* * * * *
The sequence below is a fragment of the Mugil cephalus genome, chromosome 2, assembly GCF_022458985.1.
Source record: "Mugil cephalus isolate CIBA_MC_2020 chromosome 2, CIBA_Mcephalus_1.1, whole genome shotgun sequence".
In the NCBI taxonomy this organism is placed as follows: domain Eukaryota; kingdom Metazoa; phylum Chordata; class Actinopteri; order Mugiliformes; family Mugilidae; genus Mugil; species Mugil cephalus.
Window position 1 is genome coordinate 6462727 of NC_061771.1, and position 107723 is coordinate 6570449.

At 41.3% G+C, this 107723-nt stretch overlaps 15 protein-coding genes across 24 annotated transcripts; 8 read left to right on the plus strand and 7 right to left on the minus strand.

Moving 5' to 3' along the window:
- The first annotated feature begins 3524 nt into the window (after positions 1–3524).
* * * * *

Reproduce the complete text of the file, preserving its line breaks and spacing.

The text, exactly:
The sequence below is a fragment of the Mugil cephalus genome, chromosome 2, assembly GCF_022458985.1.
Source record: "Mugil cephalus isolate CIBA_MC_2020 chromosome 2, CIBA_Mcephalus_1.1, whole genome shotgun sequence".
In the NCBI taxonomy this organism is placed as follows: domain Eukaryota; kingdom Metazoa; phylum Chordata; class Actinopteri; order Mugiliformes; family Mugilidae; genus Mugil; species Mugil cephalus.
Window position 1 is genome coordinate 6462727 of NC_061771.1, and position 107723 is coordinate 6570449.

At 41.3% G+C, this 107723-nt stretch overlaps 15 protein-coding genes across 24 annotated transcripts; 8 read left to right on the plus strand and 7 right to left on the minus strand.

Moving 5' to 3' along the window:
- The first annotated feature begins 3524 nt into the window (after positions 1–3524).